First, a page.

Do you know anyone who has a persecution complex? Anyone who thinks that everyone is out to get them? Anyone who thinks they are always right and others are always wrong?
Jesus closes his Beatitudes with this: “Blessed are those who are persecuted because of righteousness, for theirs is the kingdom of heaven. Blessed are you when people insult you, persecute you and falsely say all kinds of evil against you because of me. Rejoice and be glad, because great is your reward in heaven, for in the same way they persecuted the prophets who were before you” (Matthew 5:10-12).
Sometimes, the church can have a persecution complex. I’ve seen this in interviews I’ve done with Christian movie makers and musicians. “Well, no one will play our CD because it’s too Christian to be on the radio,” or “no one will go to the movie because it says Jesus Christ is the only way.” Are there other options? Like what if no one went to the movie because it wasn’t any good or if no one bought the music because it wasn’t their style?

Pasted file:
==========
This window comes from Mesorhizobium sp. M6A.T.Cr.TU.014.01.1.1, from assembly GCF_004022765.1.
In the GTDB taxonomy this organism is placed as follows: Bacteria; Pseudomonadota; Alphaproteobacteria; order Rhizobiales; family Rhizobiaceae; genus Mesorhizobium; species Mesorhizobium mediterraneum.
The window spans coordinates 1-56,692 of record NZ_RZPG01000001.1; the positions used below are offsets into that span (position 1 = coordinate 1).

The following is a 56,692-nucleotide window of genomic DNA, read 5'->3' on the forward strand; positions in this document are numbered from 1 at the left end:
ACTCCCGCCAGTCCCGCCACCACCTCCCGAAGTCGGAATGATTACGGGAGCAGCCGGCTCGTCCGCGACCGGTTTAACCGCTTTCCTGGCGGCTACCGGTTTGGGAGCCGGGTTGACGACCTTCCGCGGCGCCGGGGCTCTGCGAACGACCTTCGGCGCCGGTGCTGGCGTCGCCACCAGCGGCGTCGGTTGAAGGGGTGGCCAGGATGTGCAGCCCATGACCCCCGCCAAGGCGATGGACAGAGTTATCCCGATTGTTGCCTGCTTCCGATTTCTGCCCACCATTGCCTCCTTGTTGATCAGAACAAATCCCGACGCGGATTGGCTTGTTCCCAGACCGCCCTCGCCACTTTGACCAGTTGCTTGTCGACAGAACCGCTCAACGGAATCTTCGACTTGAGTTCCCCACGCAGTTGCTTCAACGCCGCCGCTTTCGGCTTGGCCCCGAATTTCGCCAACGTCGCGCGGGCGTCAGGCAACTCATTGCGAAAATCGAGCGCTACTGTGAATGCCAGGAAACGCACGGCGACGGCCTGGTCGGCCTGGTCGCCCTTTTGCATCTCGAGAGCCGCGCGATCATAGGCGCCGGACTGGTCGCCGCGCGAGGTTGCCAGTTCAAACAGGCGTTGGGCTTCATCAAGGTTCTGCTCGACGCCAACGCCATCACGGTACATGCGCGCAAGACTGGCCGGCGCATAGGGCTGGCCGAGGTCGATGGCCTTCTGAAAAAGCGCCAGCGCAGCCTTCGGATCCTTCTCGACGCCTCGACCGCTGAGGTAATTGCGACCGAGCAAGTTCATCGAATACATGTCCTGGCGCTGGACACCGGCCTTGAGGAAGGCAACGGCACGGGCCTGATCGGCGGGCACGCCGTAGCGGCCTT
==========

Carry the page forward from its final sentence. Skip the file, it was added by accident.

The Apostle Paul says there is real persecution we face when we follow Christ. He wrote in II Corinthians 4:8-12: “We are hard pressed on every side, but not crushed; perplexed, but not in despair; persecuted, but not abandoned; struck down, but not destroyed. We always carry around in our body the death of Jesus, so that the life of Jesus may also be revealed in our body. For we who are alive are always being given over to death for Jesus’ sake, so that his life may also be revealed in our mortal body. So then, death is at work in us, but life is at work in you.”